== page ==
Historically, the hamlet of North Creek has struggled in the shadow of northwestern Warren County’s biggest attraction, the Gore Mountain ski area.
Which is too bad. The little community hugging a scenic stretch of the Hudson River has plenty to offer, from outdoor activities to places to take a browse or buy a cookie.
“There’s hiking, there’s Revolution Rail, there’s rafting, there’s tubing, there’s kayaking,” enthused Kathy Waite, the owner of Izzy’s Market & Deli, one of a half-dozen places to eat that are mainstays on Main Street.
North Creek is on the north side of state Route 28, the opposite side from Gore, the giant Olympic Regional Development Authority ski area. Local ski history goes back to the 1930s, and the community is dotted with historic ski gondolas as public identity art, the way other tourist-friendly towns use painted fiberglass race horses, mountain lions or moose to evoke local character.
The community was dealt a blow this spring, when the seven-year run of the Saratoga & North Creek Railway ended, amid acrimony between Warren County and Iowa Pacific Holdings, parent company of the tourist train, which said it was losing too much money to survive.
Town officials nevertheless say North Creek has lots to offer visitors.
“We do miss the train, but the train is only part of who we are,” said Andrea Hogan, supervisor of the town of Johnsburg, which includes North Creek. “We are really just very confident that our little town recommends itself even without the train.”
Regardless of the departure of the tourism train after seven years of operation, the railroad tracks are central to North Creek’s identity, both in the past and today. It’s where eccentric financier and railroad promoter Thomas C. Durant ran out of money in the 1880s, as he sought to build the Adirondack Railroad, which would have stretched across the Adirondacks from Saratoga Springs to Malone.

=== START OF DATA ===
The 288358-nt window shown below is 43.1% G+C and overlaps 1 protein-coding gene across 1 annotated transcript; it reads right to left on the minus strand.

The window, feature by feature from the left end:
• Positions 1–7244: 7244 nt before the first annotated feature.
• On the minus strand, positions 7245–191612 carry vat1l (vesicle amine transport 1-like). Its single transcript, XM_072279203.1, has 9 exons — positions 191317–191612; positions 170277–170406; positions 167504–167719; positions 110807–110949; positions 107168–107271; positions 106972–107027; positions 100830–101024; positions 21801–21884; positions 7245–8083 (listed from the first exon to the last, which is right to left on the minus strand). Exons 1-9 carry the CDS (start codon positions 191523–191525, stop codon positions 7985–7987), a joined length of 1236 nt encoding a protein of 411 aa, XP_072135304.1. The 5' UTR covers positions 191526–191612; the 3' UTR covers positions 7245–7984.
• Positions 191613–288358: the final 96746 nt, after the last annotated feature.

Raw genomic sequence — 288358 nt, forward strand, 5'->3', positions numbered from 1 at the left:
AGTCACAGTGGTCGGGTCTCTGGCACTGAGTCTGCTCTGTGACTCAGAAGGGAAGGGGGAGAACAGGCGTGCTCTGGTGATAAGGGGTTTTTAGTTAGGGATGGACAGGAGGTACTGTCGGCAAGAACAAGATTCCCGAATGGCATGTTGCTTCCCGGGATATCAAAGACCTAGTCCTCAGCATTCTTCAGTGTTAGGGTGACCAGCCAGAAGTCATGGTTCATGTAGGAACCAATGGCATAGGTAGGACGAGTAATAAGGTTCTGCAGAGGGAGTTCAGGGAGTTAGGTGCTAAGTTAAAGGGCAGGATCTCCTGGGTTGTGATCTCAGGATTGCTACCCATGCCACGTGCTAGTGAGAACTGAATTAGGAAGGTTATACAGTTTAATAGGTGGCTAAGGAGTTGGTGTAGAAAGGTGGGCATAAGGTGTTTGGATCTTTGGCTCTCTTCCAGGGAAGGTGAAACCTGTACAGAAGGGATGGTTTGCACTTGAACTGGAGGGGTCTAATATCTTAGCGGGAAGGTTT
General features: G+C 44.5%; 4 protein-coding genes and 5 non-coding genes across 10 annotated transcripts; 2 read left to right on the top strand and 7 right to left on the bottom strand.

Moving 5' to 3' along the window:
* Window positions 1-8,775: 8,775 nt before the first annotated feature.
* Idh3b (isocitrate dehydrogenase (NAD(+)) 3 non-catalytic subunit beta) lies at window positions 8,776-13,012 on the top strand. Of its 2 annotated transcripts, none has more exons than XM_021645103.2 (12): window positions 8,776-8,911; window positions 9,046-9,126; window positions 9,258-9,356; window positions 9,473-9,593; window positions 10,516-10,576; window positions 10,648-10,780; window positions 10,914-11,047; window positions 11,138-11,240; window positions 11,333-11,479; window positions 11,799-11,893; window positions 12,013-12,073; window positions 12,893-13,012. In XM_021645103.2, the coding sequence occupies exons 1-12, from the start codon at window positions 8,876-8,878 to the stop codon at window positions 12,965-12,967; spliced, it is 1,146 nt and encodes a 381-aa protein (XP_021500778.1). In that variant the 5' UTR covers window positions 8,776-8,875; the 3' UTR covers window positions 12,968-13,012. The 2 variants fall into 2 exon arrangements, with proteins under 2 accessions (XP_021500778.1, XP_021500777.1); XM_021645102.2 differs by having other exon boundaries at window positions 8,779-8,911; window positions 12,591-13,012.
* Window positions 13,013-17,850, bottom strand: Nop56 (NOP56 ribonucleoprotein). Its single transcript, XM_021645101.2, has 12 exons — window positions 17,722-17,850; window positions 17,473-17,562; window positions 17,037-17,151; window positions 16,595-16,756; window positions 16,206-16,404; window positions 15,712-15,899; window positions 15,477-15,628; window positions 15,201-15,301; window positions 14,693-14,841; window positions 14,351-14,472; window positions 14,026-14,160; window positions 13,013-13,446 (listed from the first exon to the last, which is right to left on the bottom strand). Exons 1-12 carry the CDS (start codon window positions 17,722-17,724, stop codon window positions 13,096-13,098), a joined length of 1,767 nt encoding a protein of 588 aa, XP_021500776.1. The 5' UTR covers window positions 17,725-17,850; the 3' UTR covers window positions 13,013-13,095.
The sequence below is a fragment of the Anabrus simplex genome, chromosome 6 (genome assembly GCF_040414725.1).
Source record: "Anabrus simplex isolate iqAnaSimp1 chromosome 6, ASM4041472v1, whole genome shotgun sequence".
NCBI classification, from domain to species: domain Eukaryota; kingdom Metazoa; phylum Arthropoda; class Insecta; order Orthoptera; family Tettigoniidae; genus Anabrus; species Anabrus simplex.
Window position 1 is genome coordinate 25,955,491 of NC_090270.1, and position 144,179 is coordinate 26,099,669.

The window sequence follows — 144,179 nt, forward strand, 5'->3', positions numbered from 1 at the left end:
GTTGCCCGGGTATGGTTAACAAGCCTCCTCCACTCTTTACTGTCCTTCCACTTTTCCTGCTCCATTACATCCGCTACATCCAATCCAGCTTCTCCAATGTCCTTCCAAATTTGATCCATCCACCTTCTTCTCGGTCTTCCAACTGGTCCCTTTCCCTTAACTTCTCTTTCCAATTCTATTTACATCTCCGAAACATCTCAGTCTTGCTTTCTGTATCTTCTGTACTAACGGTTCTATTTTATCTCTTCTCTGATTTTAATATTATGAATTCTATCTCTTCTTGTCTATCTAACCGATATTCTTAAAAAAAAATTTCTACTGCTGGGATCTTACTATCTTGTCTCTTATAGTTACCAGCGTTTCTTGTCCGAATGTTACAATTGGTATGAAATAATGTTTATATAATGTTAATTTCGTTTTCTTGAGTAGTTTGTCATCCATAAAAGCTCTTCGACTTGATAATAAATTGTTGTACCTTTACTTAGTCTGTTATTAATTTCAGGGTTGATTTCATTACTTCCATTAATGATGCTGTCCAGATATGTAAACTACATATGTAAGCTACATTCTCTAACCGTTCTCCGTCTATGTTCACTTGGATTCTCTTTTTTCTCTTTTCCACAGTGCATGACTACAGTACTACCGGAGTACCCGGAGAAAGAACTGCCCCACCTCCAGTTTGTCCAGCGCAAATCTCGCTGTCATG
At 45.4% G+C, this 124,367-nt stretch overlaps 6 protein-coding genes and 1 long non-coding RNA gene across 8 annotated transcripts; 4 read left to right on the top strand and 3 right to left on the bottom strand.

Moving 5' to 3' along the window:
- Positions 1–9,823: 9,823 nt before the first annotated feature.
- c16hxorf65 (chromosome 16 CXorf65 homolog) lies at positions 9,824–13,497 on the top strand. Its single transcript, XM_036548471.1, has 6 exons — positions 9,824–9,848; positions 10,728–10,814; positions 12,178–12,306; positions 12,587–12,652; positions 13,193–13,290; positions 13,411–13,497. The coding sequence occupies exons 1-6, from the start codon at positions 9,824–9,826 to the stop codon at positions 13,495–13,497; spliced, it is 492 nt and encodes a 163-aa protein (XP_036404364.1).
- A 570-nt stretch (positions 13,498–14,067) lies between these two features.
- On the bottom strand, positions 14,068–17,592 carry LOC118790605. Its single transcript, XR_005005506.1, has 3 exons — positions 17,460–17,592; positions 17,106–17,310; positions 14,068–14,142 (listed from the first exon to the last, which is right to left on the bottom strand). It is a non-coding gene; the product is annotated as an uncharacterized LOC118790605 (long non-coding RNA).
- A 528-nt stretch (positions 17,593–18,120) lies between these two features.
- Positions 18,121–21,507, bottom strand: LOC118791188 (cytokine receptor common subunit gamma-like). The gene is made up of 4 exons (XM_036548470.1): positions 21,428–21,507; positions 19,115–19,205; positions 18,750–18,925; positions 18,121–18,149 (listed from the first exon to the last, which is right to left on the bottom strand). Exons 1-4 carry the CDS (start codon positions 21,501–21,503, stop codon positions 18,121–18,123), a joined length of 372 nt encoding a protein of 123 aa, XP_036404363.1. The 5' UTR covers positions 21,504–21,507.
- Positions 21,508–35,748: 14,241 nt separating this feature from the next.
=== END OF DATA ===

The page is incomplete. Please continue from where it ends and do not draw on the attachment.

Famously, in 1901 the hamlet’s rail station is where Vice President Theodore Roosevelt learned that President William McKinley had died from an assassin’s bullet. He had been brought to the North Creek station, after an all-night wagon trip from where he was hunting and camping near Mt. Marcy.
“It’s a beautiful part of history, about Teddy Roosevelt,” said Pat Filkins, a volunteer at the North Creek Railroad Depot Museum, which occupies the former rail station, located just off Main Street.
The museum is open Fridays through Tuesdays during the summer months, and school and camp groups are welcome. It is free.
Inside the museum are rooms devoted to the skiing history of the North Creek area, the Roosevelt story, a room-filling diorama showing what North Creek looked like in the late 1800s building-by-building, and the original 1880s stationmaster’s desk.
“It’s not just Teddy Roosevelt, it tells you a lot of history of the railroad, and a lot about local families,” Filkins said.
There’s a lot of excitement, too, about a new use of the railroad tracks, one that isn’t found anywhere else in the Adirondacks.